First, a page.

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A Global Ethic for Global Politics and Economics -11 May 2010

*Detailed explanation of current ethical issues in politics and economics and concrete suggestions for a more humane social order *Describes and critiques realism, idealism, and offers an alternative political vision *Proposes a global ethic as a foundation for global society *Describes and critiques neocapitalism, the welfare state, and offers alternative economic vision *Applies ethics to business and management

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Behond Hiroshima -25 February 2011

If we examine the nature of our lives, we find that from the moment of birth until we die, such simple human qualities as kindness, generositiy, and affection play a crucial role in ensuring not only that we feel satisfied but even that we survive.

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Behond Hiroshima -25 February 2011

If we examine the nature of our lives, we find that from the moment of birth until we die, such simple human qualities as kindness, generositiy, and affection play a crucial role in ensuring not only that we feel satisfied but even that we survive.

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Ethics Education in Romanian Schools: The Value of Training and Continuous Education

Laura Molnar is a trainer of the Learning to Live Together Programme (LTLT) and has become the driving force behind its implementation in the Romanian formal education system.

Laura comes from a little mountain town in Transylvania, Romania, but she is currently based in Bucharest. Her journey with the LTLT Programme started in 2009 when, while working as a psychologist for disadvantaged children, she was trained in a basic workshop in Geneva. With this new set of knowledge and skills, she started implementing the LTLT approach with the children she worked with. One year later she was selected to participate in the International Train the Trainers course organized by Arigatou International Geneva, which led her to a certification as a LTLT trainer.

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General Comments of the Committee on the Rights of the Child -17 May 2010

*Includes CD with Concluding Observations *Includes General Comments No. 1- No. 8 (2001-2006): The Aims of Education; The Role of Independent National Human Rights Institutions in the promotioon and protection of the rights of the child; HIV/AIDS and the rights of the child; Adolescent Health and Development in the contesxt of the Convention on the Rights of the Child; Treatment of Unaccompanied and Separated Children; Implementing child rights in Early Childhood; The right of the Child to protection from corporal punishment and other cruel or degrading forms of punishment *Includes other materials for the CRC at 18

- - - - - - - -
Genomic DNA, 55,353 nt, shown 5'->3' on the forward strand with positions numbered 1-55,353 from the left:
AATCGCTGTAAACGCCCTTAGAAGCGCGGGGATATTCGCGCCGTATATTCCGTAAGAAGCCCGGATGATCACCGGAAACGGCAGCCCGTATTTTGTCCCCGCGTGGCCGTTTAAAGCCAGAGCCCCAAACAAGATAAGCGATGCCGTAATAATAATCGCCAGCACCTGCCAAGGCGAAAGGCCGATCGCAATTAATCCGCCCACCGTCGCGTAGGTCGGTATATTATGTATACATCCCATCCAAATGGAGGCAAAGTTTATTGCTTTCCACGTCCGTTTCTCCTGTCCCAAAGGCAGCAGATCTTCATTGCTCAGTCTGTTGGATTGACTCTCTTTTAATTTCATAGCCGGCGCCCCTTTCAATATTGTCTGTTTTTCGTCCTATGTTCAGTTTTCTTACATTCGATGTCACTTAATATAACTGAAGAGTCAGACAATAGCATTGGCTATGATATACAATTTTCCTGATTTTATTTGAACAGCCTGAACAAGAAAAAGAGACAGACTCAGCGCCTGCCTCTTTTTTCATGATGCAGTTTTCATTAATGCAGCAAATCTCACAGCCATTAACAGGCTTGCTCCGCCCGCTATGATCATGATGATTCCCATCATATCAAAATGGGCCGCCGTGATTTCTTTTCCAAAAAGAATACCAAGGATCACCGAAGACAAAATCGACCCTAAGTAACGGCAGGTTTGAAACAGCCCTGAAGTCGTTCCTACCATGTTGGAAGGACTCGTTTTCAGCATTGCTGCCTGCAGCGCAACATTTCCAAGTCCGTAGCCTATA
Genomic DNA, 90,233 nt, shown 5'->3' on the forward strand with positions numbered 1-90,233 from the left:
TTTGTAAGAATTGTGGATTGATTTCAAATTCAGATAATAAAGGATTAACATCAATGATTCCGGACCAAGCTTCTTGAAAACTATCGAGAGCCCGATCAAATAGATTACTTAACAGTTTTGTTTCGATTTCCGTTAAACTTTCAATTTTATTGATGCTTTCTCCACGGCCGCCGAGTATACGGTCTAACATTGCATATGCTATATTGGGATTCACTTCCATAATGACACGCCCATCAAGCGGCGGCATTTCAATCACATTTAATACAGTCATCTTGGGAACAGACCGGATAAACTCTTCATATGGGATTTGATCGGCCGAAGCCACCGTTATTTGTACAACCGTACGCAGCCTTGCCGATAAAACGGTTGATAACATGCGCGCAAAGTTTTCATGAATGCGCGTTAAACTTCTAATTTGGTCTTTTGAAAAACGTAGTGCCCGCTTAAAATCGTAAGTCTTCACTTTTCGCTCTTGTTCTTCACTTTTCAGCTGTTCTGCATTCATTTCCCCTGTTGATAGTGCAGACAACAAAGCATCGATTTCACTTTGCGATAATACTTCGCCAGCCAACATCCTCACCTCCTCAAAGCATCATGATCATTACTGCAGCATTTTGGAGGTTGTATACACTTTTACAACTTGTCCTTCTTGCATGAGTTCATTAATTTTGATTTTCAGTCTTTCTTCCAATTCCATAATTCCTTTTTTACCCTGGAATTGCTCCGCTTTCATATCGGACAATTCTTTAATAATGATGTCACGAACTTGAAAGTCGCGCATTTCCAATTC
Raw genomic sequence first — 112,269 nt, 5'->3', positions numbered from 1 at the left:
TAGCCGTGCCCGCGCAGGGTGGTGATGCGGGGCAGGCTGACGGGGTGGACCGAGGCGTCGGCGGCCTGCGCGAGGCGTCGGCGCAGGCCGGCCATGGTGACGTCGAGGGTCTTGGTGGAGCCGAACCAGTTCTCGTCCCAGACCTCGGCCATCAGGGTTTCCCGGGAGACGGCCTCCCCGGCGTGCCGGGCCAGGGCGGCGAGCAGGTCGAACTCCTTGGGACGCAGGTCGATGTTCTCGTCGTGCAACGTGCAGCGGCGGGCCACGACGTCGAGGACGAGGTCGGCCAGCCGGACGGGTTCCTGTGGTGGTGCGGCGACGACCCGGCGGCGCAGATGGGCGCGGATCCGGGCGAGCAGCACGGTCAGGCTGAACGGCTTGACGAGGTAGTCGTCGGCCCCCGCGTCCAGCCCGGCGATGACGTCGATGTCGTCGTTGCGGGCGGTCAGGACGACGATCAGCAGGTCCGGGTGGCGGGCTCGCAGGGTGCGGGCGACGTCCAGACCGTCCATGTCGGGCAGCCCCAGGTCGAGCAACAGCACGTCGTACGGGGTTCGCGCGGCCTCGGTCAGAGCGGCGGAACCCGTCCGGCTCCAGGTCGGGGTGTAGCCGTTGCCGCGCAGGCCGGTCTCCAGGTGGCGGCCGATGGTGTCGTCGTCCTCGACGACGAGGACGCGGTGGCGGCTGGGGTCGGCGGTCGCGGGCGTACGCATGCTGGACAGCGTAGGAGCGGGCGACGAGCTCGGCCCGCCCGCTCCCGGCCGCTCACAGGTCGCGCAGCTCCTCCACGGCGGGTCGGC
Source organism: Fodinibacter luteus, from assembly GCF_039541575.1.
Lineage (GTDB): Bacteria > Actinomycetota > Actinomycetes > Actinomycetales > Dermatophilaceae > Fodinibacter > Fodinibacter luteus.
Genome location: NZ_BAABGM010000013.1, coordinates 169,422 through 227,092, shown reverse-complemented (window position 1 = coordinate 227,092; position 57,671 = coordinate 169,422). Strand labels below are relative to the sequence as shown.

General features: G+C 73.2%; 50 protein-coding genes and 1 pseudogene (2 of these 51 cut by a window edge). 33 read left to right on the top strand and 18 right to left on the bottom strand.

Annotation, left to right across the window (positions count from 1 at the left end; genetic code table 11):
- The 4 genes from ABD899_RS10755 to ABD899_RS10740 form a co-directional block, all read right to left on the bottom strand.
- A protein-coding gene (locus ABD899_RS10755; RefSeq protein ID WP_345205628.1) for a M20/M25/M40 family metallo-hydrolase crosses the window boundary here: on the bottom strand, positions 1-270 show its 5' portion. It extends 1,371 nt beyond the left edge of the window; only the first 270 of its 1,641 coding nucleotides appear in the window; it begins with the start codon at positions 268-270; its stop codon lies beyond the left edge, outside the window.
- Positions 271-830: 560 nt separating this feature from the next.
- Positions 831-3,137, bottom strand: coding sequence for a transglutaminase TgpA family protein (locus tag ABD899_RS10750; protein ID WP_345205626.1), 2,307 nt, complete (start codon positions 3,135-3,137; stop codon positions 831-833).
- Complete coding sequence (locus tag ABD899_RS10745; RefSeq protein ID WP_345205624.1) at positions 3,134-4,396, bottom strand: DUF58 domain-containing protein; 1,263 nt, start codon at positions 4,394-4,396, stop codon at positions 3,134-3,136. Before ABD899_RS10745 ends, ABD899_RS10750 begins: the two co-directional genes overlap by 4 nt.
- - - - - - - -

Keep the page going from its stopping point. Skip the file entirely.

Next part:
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Multiplying Efforts Across Dominican Republic

34 participants coming from each of the 31 provinces of Dominican Republic gathered in Santo Domingo from 2 to 4 June 2017 to go through a Facilitator Training Workshop of the Learning to Live Together (LTLT) Programme. The workshop allowed participants to acquire new knowledge and develop specific skills to foster dialogue, understanding, and respect in at-risk areas throughout the country.

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Reflections on Education for Peace

By Prof. Dr. Alicia Cabezudo*

Education for peace and respect for human rights become particularly relevant today as the values that they entail are conflicted by daily violence, the horrors of war and the slow destruction of values such as solidarity, cooperation and respect for the other – situations that shake us daily.

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Sustainability and Globalization -1 June 2010

*Collection of essays offering discussions of globalization and the phenomenon it implies for sustainable human society and development *Included are Biblical studies quoting several passages of Scripture in the light of the contemporary tensions and realities of globalization and sustainability

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The Ethical Challenge of the Current Refugee Crisis in Europe

By Barry van Driel

From July 6 to July 15,1938 more than 30 countries gathered in Évian-les-Bains in France to discuss the plight of German and Austrian Jews, and to look for solutions for a growing refugee problem. The Jews of Germany (and Austria) had been stripped of their basic human rights and were desperate to find safe havens. Multiple states had migration quotas in place but none (the Dominican Republic was willing to take refugees but for large sums of money) were willing to raise their quotas to take in these refugees. Reasons given were the aftermath of the Great Depression, unemployment, etc. Though many representatives were sympathetic to the plight of the Jewish refugees in their rhetoric, their message was clear: this is not our problem and we take no responsibility; all of this mixed into a lethal cocktail of fear, hatred and distrust.

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